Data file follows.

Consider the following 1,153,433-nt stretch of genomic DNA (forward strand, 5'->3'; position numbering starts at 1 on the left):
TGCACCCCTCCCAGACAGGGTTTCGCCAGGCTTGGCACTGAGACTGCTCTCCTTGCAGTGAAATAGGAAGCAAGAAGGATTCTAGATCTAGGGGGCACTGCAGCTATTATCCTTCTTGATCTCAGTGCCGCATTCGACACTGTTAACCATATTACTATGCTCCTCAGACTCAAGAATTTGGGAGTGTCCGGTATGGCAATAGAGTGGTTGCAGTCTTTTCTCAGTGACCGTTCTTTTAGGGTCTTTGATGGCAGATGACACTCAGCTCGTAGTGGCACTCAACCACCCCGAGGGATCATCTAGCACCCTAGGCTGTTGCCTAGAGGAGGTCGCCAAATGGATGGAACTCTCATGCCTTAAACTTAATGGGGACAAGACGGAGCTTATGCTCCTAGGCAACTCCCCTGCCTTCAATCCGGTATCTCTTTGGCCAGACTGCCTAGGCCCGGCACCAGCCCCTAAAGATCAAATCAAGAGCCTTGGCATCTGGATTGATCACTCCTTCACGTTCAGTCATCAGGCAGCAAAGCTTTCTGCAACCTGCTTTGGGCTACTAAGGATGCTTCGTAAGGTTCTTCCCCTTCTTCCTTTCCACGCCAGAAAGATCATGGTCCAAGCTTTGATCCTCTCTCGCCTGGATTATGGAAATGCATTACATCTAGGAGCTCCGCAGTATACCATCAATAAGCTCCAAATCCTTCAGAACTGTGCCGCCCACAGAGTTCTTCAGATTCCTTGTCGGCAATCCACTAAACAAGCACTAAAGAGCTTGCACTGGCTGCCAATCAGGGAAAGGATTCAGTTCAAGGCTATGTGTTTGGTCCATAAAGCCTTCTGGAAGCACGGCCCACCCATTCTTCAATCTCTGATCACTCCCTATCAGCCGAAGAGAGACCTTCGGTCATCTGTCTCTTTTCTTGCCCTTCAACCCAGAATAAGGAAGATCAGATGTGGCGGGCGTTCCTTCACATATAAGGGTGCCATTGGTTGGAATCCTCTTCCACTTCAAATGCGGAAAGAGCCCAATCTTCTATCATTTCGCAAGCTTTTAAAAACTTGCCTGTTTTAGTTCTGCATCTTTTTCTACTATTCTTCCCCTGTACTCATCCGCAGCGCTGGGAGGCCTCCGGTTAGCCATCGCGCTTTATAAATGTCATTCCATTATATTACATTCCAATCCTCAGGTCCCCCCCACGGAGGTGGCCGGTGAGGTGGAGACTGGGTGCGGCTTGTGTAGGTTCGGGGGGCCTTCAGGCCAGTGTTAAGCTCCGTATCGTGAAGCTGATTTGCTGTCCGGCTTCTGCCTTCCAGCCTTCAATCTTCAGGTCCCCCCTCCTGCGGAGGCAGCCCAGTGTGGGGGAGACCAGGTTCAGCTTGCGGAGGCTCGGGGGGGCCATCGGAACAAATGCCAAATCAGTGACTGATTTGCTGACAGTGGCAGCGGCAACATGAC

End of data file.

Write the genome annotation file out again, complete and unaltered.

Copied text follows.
Consider the following 1,153,433-nt stretch of genomic DNA (forward strand, 5'->3'; position numbering starts at 1 on the left):
TGCACCCCTCCCAGACAGGGTTTCGCCAGGCTTGGCACTGAGACTGCTCTCCTTGCAGTGAAATAGGAAGCAAGAAGGATTCTAGATCTAGGGGGCACTGCAGCTATTATCCTTCTTGATCTCAGTGCCGCATTCGACACTGTTAACCATATTACTATGCTCCTCAGACTCAAGAATTTGGGAGTGTCCGGTATGGCAATAGAGTGGTTGCAGTCTTTTCTCAGTGACCGTTCTTTTAGGGTCTTTGATGGCAGATGACACTCAGCTCGTAGTGGCACTCAACCACCCCGAGGGATCATCTAGCACCCTAGGCTGTTGCCTAGAGGAGGTCGCCAAATGGATGGAACTCTCATGCCTTAAACTTAATGGGGACAAGACGGAGCTTATGCTCCTAGGCAACTCCCCTGCCTTCAATCCGGTATCTCTTTGGCCAGACTGCCTAGGCCCGGCACCAGCCCCTAAAGATCAAATCAAGAGCCTTGGCATCTGGATTGATCACTCCTTCACGTTCAGTCATCAGGCAGCAAAGCTTTCTGCAACCTGCTTTGGGCTACTAAGGATGCTTCGTAAGGTTCTTCCCCTTCTTCCTTTCCACGCCAGAAAGATCATGGTCCAAGCTTTGATCCTCTCTCGCCTGGATTATGGAAATGCATTACATCTAGGAGCTCCGCAGTATACCATCAATAAGCTCCAAATCCTTCAGAACTGTGCCGCCCACAGAGTTCTTCAGATTCCTTGTCGGCAATCCACTAAACAAGCACTAAAGAGCTTGCACTGGCTGCCAATCAGGGAAAGGATTCAGTTCAAGGCTATGTGTTTGGTCCATAAAGCCTTCTGGAAGCACGGCCCACCCATTCTTCAATCTCTGATCACTCCCTATCAGCCGAAGAGAGACCTTCGGTCATCTGTCTCTTTTCTTGCCCTTCAACCCAGAATAAGGAAGATCAGATGTGGCGGGCGTTCCTTCACATATAAGGGTGCCATTGGTTGGAATCCTCTTCCACTTCAAATGCGGAAAGAGCCCAATCTTCTATCATTTCGCAAGCTTTTAAAAACTTGCCTGTTTTAGTTCTGCATCTTTTTCTACTATTCTTCCCCTGTACTCATCCGCAGCGCTGGGAGGCCTCCGGTTAGCCATCGCGCTTTATAAATGTCATTCCATTATATTACATTCCAATCCTCAGGTCCCCCCCACGGAGGTGGCCGGTGAGGTGGAGACTGGGTGCGGCTTGTGTAGGTTCGGGGGGCCTTCAGGCCAGTGTTAAGCTCCGTATCGTGAAGCTGATTTGCTGTCCGGCTTCTGCCTTCCAGCCTTCAATCTTCAGGTCCCCCCTCCTGCGGAGGCAGCCCAGTGTGGGGGAGACCAGGTTCAGCTTGCGGAGGCTCGGGGGGGCCATCGGAACAAATGCCAAATCAGTGACTGATTTGCTGACAGTGGCAGCGGCAACATGAC